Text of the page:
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The determinant of a vector $\vec u$ and $\vec v$ is: $$\operatorname{det}(\vec{u},\vec{v})=\Big|\begin{matrix}a & c \\ b & d \end{matrix}\Big|=a\times d-b\times c$$

But what is it really? Where does it comes from and why is considered useful? Why is it true that if two vectors can satisfy this relation: $\vec v=k\times \vec u$ then there determinant is equal to 0?

Thank you

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The determinant is the area of the parallelogram spanned by the vectors, with a plus or minus depending on the order of the vectors.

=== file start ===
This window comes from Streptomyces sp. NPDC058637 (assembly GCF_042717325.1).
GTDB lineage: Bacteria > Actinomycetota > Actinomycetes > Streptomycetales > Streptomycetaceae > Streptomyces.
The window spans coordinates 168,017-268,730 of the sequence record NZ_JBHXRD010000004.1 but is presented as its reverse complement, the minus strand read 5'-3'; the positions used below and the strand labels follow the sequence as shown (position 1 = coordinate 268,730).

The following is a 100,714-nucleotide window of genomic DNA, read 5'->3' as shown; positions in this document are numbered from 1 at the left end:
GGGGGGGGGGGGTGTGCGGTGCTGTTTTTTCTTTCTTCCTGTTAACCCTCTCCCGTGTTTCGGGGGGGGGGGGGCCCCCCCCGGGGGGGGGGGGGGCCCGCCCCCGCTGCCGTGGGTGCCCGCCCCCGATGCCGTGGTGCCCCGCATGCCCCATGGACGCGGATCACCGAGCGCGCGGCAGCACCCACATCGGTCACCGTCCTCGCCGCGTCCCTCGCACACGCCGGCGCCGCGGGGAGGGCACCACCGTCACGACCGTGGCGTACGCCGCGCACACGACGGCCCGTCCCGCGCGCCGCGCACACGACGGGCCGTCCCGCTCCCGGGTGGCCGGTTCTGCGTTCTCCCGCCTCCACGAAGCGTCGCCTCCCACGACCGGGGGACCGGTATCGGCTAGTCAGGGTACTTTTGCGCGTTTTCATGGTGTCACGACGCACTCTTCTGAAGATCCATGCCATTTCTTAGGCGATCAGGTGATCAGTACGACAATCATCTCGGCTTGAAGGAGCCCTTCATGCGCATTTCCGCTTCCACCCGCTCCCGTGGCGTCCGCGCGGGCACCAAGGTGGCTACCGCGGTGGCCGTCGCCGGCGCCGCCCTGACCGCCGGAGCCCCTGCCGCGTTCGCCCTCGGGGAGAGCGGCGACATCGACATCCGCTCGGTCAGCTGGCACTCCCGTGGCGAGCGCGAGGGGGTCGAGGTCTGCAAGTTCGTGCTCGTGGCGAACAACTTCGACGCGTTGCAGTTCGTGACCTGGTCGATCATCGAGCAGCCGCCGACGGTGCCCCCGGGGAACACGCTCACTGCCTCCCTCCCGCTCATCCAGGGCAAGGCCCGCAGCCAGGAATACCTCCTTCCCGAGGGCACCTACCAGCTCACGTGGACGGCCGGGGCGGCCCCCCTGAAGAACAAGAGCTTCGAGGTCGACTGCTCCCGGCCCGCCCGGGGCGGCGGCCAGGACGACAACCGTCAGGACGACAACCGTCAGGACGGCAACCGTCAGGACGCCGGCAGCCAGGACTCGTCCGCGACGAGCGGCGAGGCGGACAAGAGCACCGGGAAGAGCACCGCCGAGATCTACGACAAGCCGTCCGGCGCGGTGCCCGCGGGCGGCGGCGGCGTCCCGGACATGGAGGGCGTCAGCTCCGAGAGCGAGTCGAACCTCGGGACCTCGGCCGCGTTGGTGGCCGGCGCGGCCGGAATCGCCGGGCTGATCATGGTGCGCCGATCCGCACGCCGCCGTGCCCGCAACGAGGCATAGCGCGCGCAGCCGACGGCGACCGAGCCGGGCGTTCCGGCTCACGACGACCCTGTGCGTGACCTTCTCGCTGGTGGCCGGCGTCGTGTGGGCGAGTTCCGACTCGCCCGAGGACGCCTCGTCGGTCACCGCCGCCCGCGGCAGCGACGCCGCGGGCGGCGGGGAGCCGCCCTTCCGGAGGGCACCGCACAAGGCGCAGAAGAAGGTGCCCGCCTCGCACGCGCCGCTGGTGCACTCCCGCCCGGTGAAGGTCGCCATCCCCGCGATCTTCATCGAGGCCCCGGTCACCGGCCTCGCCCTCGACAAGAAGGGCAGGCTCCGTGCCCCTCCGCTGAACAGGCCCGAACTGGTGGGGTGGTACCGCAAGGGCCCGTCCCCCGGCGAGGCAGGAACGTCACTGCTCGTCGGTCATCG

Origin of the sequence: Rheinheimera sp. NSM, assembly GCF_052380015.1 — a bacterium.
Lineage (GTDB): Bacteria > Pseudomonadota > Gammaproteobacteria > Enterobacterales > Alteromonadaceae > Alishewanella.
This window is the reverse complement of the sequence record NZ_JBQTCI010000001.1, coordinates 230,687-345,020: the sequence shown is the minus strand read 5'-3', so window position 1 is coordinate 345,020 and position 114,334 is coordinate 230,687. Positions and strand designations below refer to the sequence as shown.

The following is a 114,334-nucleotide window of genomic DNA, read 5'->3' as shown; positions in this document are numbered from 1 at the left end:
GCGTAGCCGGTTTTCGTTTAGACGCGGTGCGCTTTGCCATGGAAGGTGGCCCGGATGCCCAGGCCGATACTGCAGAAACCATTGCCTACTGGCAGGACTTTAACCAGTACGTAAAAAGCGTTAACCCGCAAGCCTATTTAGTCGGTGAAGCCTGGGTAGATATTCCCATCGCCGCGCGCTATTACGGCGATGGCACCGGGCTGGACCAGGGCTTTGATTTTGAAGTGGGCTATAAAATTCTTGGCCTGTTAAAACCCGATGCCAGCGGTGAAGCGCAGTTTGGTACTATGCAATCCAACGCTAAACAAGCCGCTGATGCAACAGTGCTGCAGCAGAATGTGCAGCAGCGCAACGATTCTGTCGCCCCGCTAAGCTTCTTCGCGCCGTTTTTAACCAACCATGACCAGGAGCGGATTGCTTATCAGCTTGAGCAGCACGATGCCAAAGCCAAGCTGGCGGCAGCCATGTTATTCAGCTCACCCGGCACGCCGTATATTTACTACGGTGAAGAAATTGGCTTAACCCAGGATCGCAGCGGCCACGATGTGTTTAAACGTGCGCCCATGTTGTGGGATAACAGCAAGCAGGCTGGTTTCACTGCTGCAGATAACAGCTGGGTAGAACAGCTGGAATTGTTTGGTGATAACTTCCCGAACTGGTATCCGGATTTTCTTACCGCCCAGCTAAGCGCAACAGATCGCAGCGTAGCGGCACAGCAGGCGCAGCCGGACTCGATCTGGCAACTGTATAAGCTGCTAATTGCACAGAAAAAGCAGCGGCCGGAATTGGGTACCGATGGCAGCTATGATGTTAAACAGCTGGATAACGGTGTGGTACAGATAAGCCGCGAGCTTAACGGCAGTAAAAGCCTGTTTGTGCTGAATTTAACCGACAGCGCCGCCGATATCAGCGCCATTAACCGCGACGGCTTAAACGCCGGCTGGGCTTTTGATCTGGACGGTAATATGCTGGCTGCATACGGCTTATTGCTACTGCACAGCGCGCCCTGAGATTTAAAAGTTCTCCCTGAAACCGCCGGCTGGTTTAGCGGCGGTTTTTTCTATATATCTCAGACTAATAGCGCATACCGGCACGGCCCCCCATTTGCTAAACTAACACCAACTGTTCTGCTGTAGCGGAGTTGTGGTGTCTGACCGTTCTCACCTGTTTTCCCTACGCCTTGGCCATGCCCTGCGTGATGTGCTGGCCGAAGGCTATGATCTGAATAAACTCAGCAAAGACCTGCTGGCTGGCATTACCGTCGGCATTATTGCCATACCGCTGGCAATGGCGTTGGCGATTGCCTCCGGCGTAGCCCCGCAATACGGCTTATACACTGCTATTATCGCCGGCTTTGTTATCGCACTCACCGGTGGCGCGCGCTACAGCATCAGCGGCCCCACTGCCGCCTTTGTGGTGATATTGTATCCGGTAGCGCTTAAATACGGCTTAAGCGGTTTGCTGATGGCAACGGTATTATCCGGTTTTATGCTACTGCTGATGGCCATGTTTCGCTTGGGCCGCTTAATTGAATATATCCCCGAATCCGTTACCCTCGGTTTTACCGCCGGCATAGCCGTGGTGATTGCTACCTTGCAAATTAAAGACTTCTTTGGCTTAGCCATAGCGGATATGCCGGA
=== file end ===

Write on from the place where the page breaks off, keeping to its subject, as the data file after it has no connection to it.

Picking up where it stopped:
If one is a multiple of the other, then that is like a parallelogram that is so skinny that its sides touch and it has no area.

It's useful in multivariable calculus for finding areas of things (e.g. change of variables or surface area).

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